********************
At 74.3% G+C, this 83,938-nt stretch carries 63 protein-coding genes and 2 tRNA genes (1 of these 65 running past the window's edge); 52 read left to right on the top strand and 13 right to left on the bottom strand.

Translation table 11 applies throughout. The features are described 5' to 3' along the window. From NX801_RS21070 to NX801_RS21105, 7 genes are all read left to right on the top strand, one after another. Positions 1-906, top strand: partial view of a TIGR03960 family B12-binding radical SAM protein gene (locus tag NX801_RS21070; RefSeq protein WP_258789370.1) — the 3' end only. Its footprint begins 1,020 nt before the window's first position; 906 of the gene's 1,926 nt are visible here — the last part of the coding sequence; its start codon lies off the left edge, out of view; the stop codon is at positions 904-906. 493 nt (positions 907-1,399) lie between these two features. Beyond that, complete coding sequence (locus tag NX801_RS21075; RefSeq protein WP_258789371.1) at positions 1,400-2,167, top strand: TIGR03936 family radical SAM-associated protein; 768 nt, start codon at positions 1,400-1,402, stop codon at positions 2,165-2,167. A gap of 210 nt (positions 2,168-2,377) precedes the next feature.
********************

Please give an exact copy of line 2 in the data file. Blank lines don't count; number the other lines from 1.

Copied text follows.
Translation table 11 applies throughout. The features are described 5' to 3' along the window. From NX801_RS21070 to NX801_RS21105, 7 genes are all read left to right on the top strand, one after another. Positions 1-906, top strand: partial view of a TIGR03960 family B12-binding radical SAM protein gene (locus tag NX801_RS21070; RefSeq protein WP_258789370.1) — the 3' end only. Its footprint begins 1,020 nt before the window's first position; 906 of the gene's 1,926 nt are visible here — the last part of the coding sequence; its start codon lies off the left edge, out of view; the stop codon is at positions 904-906. 493 nt (positions 907-1,399) lie between these two features. Beyond that, complete coding sequence (locus tag NX801_RS21075; RefSeq protein WP_258789371.1) at positions 1,400-2,167, top strand: TIGR03936 family radical SAM-associated protein; 768 nt, start codon at positions 1,400-1,402, stop codon at positions 2,165-2,167. A gap of 210 nt (positions 2,168-2,377) precedes the next feature.